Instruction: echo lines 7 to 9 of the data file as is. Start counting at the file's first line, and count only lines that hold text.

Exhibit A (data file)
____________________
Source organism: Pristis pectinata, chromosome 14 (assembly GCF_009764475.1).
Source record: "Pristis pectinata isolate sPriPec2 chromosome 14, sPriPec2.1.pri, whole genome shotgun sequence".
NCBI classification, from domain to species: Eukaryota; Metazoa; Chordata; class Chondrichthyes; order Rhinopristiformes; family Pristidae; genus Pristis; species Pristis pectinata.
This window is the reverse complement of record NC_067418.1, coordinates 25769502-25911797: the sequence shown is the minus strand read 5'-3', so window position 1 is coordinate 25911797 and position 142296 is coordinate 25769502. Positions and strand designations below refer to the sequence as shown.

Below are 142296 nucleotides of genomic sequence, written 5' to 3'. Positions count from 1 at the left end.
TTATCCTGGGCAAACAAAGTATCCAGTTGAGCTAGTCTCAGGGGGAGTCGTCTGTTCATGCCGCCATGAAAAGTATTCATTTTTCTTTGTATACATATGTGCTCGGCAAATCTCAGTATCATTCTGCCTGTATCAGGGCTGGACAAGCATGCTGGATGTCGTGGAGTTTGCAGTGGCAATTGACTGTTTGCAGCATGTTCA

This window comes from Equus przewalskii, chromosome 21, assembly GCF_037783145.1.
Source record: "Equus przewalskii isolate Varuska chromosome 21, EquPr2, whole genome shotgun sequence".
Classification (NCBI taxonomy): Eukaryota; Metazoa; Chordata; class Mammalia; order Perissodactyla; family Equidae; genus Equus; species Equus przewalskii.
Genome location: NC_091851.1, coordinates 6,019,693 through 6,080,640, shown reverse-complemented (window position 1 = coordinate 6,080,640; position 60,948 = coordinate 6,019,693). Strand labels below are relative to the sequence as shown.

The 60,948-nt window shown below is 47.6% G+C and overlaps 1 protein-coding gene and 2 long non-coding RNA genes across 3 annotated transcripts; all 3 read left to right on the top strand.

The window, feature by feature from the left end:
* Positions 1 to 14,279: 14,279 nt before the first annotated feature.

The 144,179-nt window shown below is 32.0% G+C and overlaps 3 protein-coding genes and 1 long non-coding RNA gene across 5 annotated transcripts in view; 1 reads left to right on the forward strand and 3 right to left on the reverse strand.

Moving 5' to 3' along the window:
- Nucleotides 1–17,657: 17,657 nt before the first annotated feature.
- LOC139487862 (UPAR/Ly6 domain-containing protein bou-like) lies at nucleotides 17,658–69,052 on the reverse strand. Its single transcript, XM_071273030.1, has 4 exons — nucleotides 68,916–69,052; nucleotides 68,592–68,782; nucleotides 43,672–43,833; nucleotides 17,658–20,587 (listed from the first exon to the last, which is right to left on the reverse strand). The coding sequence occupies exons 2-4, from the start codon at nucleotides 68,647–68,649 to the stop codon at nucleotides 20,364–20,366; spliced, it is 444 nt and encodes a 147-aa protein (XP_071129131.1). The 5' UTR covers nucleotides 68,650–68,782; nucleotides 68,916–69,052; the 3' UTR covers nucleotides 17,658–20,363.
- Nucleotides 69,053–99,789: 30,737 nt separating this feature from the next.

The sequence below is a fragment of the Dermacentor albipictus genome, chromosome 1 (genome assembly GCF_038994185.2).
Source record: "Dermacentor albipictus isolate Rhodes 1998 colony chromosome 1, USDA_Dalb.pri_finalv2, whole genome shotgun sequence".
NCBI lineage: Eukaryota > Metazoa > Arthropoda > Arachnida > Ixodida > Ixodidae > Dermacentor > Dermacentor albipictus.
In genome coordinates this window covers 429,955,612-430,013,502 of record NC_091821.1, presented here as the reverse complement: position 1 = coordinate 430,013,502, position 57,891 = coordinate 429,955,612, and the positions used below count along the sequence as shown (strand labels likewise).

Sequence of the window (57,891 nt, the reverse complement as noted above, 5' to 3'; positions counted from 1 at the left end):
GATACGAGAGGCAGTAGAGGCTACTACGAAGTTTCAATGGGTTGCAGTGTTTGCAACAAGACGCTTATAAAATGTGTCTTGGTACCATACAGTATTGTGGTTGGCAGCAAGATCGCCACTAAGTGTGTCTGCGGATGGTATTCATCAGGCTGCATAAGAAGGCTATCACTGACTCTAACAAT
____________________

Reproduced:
This window comes from Equus przewalskii, chromosome 21, assembly GCF_037783145.1.
Source record: "Equus przewalskii isolate Varuska chromosome 21, EquPr2, whole genome shotgun sequence".
Classification (NCBI taxonomy): Eukaryota; Metazoa; Chordata; class Mammalia; order Perissodactyla; family Equidae; genus Equus; species Equus przewalskii.